USS Frederick Funston (APA-89)

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USS Frederick Funston APA-89.jpg
USS Frederick Funston (APA-89)
History
United States
Name: USS Frederick Funston (APA-89)
Namesake: General Frederick Funston
Builder: Seattle-Tacoma Shipbuilding
Launched: 27 September 1941
Sponsored by: Miss Barbara E. Funston
Acquired: (by the Navy) 8 April 1943
Commissioned: 24 April 1943
Decommissioned: N/A
Reclassified: To T-AP-178 (date unknown)
Struck: N/A
Honours and
awards:
Six battle stars for World War II service, one for the Korean War
Fate: Scrapped, 1969
General characteristics
Class and type: Frederick Funston-class attack transport
Displacement: 7,000 tons (lt)
Length: 492 ft
Beam: 69 ft 6 in
Draft: 26 ft 6 in
Propulsion: Geared Turbine Drive, 2 × Babcock & Wilcox header-type boilers, single propeller, designed shaft horsepower 8,000
Speed: 16 knots
Capacity: Troops: 2,200
Complement: 576
Armament: 1 x 5"/38 caliber dual-purpose gun mount, 2 x 3"/50 cal. dual purpose gun mounts, eight 1.1" AA guns, replaced by 16 x 20mm gun mounts
Notes: MCV Hull No. ?, hull type C3-S-A1

USS Frederick Funston (APA-89) was a Frederick Funston-class attack transport that served with the US Navy during World War II. Before serving as a Navy APA, she had been the US Army transport USAT Frederick Funston. After World War II, she was returned to the Army and operated as USAT Frederick Funston. Funston was among the seventy-two ships transferred to the Navy's Military Sea Transportation Service (MSTS) in the 1 March 1950 group and placed in service as USNS Frederick Funston (T-AP-178).[1]

Named after US Army General Frederick Funston[2] a Medal of Honor recipient, the ship was launched 27 September 1941 by Seattle-Tacoma Shipbuilding Corporation at Tacoma, Washington and acquired by the US Army as a transport ship. She was acquired from the Army by the US Navy on 8 April 1943, reclassified an APA (Auxiliary Personnel Attack, i.e. attack transport), and commissioned 24 April 1943, Commander J. E. Murphy in command.

Operational history[edit]

World War II[edit]

From -TROOPSHIPS OF WORLD WAR II BY ROLAND W. CHARLES -NAVAL ARCHITECT – APRIL 1947

The USAT Frederick Funston (AP-48), the first of the two Funston Class army transport ships, was built under a Maritime Commission contract for the War Department. The ship’s construction was based on a special design prepared by the firm of Gibbs and Cox to meet requirements of the War Department and the U.S. Army. The ship, named in honor of the late Major General Frederick Funston, was christened at the Seattle Tacoma Shipyards, by his daughter Miss Barbara Funston, on 27 September 1941 and was delivered to the Army at Seattle on 28 October 1942.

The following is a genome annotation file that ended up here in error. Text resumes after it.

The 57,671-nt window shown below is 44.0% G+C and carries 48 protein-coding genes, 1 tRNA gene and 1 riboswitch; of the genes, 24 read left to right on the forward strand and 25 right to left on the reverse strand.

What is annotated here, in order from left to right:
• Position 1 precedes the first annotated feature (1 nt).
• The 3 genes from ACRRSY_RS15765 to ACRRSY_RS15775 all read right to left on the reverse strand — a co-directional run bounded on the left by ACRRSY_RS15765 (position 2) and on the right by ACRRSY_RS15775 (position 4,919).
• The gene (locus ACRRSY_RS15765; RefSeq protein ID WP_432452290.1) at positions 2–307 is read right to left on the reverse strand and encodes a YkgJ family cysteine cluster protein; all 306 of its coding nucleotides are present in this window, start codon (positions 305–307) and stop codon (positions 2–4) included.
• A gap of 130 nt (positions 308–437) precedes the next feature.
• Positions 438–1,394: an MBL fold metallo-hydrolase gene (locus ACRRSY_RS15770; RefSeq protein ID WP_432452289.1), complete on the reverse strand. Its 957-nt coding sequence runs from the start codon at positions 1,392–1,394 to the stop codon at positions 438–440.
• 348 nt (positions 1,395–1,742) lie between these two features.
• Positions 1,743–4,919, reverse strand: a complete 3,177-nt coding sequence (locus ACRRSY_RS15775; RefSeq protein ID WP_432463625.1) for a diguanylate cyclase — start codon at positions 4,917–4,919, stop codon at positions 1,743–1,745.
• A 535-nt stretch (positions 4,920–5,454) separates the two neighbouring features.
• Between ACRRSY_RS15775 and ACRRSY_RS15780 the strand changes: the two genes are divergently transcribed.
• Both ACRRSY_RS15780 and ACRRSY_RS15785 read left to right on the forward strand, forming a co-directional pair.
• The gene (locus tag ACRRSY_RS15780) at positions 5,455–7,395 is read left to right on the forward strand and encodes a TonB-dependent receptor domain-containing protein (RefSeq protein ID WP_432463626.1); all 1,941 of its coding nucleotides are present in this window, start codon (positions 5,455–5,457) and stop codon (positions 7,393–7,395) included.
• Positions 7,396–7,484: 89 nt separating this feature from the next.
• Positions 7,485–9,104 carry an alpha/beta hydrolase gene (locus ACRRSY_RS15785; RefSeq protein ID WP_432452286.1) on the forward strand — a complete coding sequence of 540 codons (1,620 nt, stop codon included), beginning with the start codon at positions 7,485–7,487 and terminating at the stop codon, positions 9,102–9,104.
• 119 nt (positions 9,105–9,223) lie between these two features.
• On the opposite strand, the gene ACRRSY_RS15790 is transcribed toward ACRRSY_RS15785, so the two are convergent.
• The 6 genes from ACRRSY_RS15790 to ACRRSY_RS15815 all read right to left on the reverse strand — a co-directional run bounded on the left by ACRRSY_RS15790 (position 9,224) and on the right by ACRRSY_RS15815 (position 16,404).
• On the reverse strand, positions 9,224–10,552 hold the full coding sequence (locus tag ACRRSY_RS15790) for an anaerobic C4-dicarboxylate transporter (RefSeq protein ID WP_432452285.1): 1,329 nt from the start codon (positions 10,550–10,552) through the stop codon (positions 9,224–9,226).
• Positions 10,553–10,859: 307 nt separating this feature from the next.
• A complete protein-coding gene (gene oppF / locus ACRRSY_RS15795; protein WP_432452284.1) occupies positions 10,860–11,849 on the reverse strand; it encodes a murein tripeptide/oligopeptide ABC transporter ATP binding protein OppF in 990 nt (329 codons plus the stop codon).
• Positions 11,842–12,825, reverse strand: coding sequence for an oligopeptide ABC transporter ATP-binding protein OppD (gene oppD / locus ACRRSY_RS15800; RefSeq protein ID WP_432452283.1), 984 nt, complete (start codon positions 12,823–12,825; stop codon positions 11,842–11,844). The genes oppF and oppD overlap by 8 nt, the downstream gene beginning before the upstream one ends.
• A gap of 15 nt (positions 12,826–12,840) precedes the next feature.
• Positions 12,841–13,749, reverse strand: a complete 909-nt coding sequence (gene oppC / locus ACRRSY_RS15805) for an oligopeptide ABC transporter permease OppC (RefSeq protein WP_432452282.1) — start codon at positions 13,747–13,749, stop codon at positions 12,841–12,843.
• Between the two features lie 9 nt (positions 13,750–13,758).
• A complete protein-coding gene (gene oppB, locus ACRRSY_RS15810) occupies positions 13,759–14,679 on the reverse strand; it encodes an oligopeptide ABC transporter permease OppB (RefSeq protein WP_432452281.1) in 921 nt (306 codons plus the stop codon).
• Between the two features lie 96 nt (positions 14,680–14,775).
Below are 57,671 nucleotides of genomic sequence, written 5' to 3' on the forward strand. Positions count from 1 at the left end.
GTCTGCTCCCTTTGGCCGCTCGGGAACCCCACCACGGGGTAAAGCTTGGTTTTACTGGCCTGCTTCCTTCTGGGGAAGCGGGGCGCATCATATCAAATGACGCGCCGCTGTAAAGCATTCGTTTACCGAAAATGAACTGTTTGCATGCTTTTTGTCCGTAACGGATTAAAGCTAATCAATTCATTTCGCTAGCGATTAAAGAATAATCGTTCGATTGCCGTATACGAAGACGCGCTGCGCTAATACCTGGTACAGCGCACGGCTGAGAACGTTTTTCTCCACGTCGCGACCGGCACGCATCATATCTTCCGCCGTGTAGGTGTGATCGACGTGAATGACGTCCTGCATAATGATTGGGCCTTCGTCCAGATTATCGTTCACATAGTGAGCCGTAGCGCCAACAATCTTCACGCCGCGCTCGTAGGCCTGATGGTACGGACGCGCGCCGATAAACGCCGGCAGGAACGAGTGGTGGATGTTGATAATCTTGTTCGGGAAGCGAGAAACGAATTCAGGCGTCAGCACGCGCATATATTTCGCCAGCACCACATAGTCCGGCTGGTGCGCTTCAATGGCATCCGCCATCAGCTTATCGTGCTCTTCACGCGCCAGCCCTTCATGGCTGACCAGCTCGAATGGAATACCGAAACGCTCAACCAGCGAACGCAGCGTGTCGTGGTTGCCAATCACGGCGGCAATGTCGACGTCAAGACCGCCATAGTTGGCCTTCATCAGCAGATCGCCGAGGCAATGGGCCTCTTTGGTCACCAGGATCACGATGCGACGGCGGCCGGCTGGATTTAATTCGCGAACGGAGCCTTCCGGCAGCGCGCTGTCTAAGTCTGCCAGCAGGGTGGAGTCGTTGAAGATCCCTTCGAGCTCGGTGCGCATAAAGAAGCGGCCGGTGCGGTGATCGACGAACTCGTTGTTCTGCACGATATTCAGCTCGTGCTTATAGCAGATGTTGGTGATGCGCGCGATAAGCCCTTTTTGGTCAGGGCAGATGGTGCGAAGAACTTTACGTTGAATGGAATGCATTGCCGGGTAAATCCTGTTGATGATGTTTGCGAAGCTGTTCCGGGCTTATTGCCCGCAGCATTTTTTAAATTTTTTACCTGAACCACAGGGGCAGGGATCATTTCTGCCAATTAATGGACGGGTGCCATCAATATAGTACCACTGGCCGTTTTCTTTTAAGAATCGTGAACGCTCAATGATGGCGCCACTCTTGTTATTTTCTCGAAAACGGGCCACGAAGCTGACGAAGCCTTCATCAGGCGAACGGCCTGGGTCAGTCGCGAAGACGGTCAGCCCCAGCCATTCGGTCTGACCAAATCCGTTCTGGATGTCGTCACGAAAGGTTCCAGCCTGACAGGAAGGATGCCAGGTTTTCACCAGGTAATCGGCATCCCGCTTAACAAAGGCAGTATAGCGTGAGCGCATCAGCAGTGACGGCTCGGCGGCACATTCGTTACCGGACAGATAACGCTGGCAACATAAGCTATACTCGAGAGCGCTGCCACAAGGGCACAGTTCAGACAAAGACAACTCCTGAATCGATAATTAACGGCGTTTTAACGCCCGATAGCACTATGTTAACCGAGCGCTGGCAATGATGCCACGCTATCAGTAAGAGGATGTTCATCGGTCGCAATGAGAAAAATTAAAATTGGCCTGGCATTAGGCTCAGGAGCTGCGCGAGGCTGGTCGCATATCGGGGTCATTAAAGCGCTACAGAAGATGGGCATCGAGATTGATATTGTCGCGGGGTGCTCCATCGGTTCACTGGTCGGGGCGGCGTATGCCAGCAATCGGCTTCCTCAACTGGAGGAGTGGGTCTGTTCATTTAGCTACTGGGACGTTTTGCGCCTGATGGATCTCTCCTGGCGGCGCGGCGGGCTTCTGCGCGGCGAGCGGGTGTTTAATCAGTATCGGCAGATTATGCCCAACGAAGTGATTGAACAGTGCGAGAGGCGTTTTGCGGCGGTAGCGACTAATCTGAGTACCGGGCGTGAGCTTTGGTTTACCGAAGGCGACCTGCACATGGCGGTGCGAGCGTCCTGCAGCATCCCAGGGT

The Funston went from Seattle to San Francisco, from where she sailed in mid-December, via Honolulu, for Guadalcanal. She also visited Espiritu Santo before returning home. From San Francisco again in February 1943, she went to Brisbane, Australia. From Brisbane the ship sailed, via the Panama Canal, to New York arriving there in early April.

At New York, following major renovations, the Funston was transferred to and commissioned by the U.S. Navy on 8 April 1943 as “Attack Transport” Frederick Funston (APA-89). She went to Norfolk for training and was in operation in the Atlantic (with trips to Oran, Naples, Belfast, the Clyde, etc.) until she returned to New York on 30 December 1943. (see Mediterranean Theater below)

In February she sailed, via Davisville, Rhode Island, where she loaded men of the Naval Construction Battalions to Norfolk, Virginia and then to Panama, thence to Pearl Harbor, arriving at Honolulu 16 March 1944. From then until the end of the war, she was locally operated by the Navy. (see Pacific Theatre below)

The Funston left Honolulu on 9 July 1945 and went to Eniwetok and Guam before returning to San Francisco. She sailed from the latter port for Manila in September and returned to Los Angeles on 31 October and then made a trip to Manus Island and returned to San Francisco in December. Her next voyage took her to Guam, the Marianna’s and Saipan. The Frederick Funston returned to Los Angeles, and from there went to San Francisco, where she was redelivered to the Army in Early April 1946. In June 1946 crew quarters on the vessel were altered for accommodating War Department peacetime civilian crew and guns and Attack Transport equipment (Welin Davits) removed. (see After Hostilities below)